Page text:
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Quotable Quotes, or is it Quotations?
July 26, 2012
If you are someone who feels strongly that writers should use the noun quotation in formal prose, rather than the newer noun quote, should you be feeling concerned about this? If you are someone who never thinks about (or even notices) whether writers use the noun quotation versus the noun quote, should you be thinking more about this?
I have thought about this specific (and now arguably esoteric) usage question in two different roles: (a) as a copy editor, who co-edited an academic journal for nine years; and (b) as a linguist, who is queried about changes in usage.
Being the highly detail-oriented (read: compulsive) copy editor I am, I faced the decision of whether to change the author's use of quote to quotation in numerous articles for the journal. While I use the noun quote often, in both speech and writing, I know there are folks out there who don't like it. So, do I risk that some readers will think the journal has a sloppy copy editor who didn't catch this "mistake" of using quote as a noun, or do I cater to the readers who have not yet accepted this change in the language and put in quotation?
Can I Quote You on That?
If you look up the word quote in the fourth edition of the American Heritage Dictionary of the English Language (2002), you will find the following usage note:
"People have been using the noun quote as a truncation of quotation for over 100 years, and its use in less formal contexts is widespread today. Language critics have objected to this usage, however, as unduly journalistic or breezy. As such, it is best avoided in more formal situations. The Usage Panel, at least, shows more tolerance for the word as the informality of the situation increases. Thus, only 38 percent of panelists accept the example He began the chapter with a quote from the Bible, but the percentage rises to 53 percent when the source of the quotation is less serious: He lightened up his talk by throwing in quotes from Marx Brothers movies."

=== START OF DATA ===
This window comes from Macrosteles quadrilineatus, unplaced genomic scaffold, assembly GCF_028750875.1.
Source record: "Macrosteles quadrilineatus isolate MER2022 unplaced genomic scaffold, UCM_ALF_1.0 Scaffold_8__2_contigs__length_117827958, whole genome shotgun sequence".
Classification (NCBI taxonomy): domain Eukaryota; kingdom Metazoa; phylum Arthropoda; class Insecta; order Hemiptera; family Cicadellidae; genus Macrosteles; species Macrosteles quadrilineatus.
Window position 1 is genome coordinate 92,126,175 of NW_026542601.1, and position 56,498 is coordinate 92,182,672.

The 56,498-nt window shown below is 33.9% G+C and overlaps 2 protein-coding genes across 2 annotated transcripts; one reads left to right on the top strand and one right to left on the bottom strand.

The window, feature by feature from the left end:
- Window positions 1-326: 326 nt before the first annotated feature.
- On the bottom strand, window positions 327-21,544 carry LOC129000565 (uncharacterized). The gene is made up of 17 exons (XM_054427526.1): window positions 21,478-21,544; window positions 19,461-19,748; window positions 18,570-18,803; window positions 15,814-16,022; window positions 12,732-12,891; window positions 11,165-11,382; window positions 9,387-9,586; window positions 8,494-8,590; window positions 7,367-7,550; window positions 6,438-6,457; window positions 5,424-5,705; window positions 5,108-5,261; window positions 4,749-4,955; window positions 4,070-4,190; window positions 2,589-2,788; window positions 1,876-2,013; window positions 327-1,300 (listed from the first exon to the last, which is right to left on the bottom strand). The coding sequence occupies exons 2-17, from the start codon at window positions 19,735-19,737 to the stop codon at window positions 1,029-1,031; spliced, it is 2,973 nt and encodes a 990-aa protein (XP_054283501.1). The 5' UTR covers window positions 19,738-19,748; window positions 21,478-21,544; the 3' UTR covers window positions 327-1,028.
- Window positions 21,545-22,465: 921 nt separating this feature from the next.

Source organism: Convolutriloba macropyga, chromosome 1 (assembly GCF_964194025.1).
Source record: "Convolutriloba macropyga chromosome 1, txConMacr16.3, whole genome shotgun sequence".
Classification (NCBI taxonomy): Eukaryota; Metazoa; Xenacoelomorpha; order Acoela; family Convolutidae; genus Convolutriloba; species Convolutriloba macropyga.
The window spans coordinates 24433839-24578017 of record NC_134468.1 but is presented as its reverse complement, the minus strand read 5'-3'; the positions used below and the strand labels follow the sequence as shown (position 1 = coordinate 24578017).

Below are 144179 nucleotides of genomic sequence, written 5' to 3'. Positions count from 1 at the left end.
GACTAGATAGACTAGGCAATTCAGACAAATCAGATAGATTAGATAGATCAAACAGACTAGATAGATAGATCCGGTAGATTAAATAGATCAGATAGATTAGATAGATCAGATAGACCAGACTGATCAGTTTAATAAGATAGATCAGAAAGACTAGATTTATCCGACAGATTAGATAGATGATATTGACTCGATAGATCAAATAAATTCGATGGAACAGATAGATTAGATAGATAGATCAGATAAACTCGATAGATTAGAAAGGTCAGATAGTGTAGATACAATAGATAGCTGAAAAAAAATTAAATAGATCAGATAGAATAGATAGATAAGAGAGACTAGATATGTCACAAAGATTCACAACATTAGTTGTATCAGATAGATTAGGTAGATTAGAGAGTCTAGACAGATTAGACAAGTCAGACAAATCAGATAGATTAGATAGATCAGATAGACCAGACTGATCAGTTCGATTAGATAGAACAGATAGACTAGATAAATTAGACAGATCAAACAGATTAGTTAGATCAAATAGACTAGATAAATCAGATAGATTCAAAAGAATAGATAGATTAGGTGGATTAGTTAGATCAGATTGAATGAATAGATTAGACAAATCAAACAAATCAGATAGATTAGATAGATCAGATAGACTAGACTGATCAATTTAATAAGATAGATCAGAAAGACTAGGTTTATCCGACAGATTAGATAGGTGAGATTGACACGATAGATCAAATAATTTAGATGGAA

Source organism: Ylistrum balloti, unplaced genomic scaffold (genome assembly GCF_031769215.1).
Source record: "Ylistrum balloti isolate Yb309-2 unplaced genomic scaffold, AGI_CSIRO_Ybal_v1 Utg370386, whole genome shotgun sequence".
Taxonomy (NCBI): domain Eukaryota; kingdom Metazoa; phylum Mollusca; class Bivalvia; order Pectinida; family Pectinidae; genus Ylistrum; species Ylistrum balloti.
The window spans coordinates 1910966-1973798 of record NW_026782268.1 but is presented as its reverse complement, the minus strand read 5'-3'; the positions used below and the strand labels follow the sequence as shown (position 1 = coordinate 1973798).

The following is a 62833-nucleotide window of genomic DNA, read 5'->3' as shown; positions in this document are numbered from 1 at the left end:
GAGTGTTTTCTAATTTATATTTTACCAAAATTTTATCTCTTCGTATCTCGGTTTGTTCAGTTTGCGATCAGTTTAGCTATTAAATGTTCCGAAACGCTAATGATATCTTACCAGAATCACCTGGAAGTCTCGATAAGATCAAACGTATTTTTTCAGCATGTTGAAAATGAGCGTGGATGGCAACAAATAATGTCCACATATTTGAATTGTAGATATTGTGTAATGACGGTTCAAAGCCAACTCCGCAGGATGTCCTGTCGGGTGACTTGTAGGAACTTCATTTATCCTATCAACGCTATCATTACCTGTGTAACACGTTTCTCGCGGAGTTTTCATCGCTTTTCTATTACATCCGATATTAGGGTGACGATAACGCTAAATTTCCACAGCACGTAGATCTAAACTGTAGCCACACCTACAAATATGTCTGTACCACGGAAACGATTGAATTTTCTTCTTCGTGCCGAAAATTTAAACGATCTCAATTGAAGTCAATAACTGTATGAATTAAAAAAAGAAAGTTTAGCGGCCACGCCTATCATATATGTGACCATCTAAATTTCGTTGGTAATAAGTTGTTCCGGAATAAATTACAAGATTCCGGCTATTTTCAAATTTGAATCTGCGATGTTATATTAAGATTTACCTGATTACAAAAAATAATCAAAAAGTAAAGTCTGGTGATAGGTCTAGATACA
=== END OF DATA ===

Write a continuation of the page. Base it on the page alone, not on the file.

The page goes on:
According to the Usage Panel, therefore, I should change it—or, at least, according to the Usage Panel as surveyed before 2002.
In 2005 I was asked to join the Usage Panel, and now I am surveyed along with the other 200 or so members about such usage questions—including, in 2009, the issue of quote versus quotation. I thus had the power to sway the vote that might dictate other copy editors' decisions about whether to change quote to quotation.
How, then, do I make the call when American Heritage sends me a survey with questions about changes in usage, such as whether to accept the sentence, "He began the chapter with a quote from the Bible." I have my personal experience to work with: I have been known to use the noun quote, and I encounter it in contexts from informal speech to academic writing. But all of that feels a bit anecdotal.
So I turn to online linguistic corpora (electronic databases), such as the Corpus of Contemporary American English (COCA), to see what a range of writers and speakers are doing with the language. A quick search of COCA using phrases such as "a quote/quotation" and "the quote(s)/quotation(s)" reveals the noun quote is over four times more frequent than the noun quotation overall, including spoken language, fiction, magazines, newspapers, and academic prose. When I isolate academic prose, I find the noun quote looks healthy there: 76 uses of "a quotation" and 74 uses of "a quote." (There is one instance of "a quote" to refer to the price of a stock or commodity, which is not included in the count.)
Searches of the Corpus of Historical American English and of the Google Books Ngram Viewer show the use of phrases such as "a quote" gaining traction in the 1950s and taking off in the 1970s in written American English.
The Vote is In
Given this information, we could and should ask: Isn't it time for the Usage Panel, which serves as a gatekeeper when it comes to the acceptance of changes in the language, to accept this now-common usage and allow writers and speakers to use the noun quote—which isn't even all that new (the Oxford English Dictionary has citations back to 1888)—without fear of judgment, even in formal prose? My answer, which probably is not a surprise to you at this point in the column: Yes. I voted "acceptable" for all sentences using quote as a noun.
It turns out that I was not alone. When the fifth edition of the American Heritage Dictionary of the English Language came out in 2011, the usage note on quote was updated: In the 2009 survey, 80 percent of the Usage Panel voted "acceptable" for both the sentence with a quote from the Bible and the sentence with quotes from Marx Brothers movies. (Only 60 percent accepted quote used to mean "a saying or dictum.")
So if you're a quote rather than a quotation user, the Usage Panel now has your back. And that's a quote.
is Professor of English Language and Literature and an Arthur F. Thurnau Professor. She also has faculty appointments in the Department of Linguistics and the School of Education.